Free training, COVID-19 job losses changing who begins apprenticeships

The Government has been promoting trades training to upskill the population and produce enough workers for the post-COVID-19 rebuild.

Usually, that means younger people who are just starting out in life beginning apprenticeships, but the combination of free training and pandemic job losses means that those who are retraining may no longer be who you would expect.

One new roofing graduate is Neil McCormack, who is about to turn 68 years old.

"It's not too bad, still run rings around these guys," he says.

McCormack completed his roofing qualification in September after the boss gave him the hard word.

"I said to him one day, 'Neil, if you still want to have a job you gotta get a national certificate', he said, 'I am too old to get a qualification' and I said, 'no you are not'," Keith Ivey of CS Roofing says.

McCormack says a lot has changed compared to when he first used to roof.

"Got scaffolding, and everything is health and safety and all that now. Way back when I first started there was no such thing as that."

He reflects a trend in mature workers looking to retrain.

Manukau Institute of Technology is one of New Zealand's biggest trades trainers. Applications to study there next year are up 205 percent, and the number from over 25-year-olds is up 414 percent.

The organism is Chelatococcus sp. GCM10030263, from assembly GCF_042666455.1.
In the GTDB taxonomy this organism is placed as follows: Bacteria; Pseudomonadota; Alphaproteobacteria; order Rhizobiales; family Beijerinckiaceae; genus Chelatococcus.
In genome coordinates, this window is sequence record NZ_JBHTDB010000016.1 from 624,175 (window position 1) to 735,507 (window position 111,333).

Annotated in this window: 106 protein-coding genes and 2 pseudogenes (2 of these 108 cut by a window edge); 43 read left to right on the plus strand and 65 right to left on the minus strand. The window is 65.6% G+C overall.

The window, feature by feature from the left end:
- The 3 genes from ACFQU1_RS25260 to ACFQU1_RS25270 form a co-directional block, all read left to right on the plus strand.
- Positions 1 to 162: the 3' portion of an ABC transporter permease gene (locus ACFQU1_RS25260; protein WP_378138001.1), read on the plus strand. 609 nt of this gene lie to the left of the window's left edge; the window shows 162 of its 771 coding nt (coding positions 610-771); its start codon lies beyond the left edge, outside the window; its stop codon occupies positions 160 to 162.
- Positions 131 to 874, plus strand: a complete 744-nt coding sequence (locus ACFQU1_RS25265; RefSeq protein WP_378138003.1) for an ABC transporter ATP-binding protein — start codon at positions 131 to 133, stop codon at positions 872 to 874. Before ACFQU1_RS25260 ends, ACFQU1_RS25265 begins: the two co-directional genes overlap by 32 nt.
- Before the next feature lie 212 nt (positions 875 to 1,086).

"You've got people who have lost their jobs due to the downturn in, like, hospitality and other areas, so they are coming in," Paul Hollings of Manukau Institute of Technology says.

And those job losses in hospitality and retail have hit female workers the hardest, with 19,000 more unemployed since March. They're being encouraged to retrain for free in industries traditionally dominated by men.

"In total, the number of women in apprenticeships has trebled in the four to five years we have been looking at it and promoting it," CEO Garry Fissenden says.

Free training, COVID-19 job losses changing who begins apprenticeships
Photo credit: Getty Images

Out of nine apprentices on one scaffolding course, three are women. Tahmia Gerard is one of those, and she is 23 years old.

"It's chill, it's like you are chilling with the boys but you are at work as well so it's even more casual," she says.

Zoe Reedy is another on the course, and she's 31.

"I think it's amazing for women to put their foot forward and step into a male industry, it's like a huge achievement on our part," she says.

And Margaret's 36.

"Really good to see more women being involved so that we show, with it being previously male-oriented industry, that females can bring their part," she says.

Both Zoe and Margaret are retraining after either being at home raising children or working in an office.

While they're older apprentices, but not a touch on Neil McCormack, who's old enough to retire - so how many years will he stick around?

"I have watched too many of my friends retire at 65 and they just go home and fade away and they die," he says.

Ivey reckons he'll get "a few more" years out of him yet.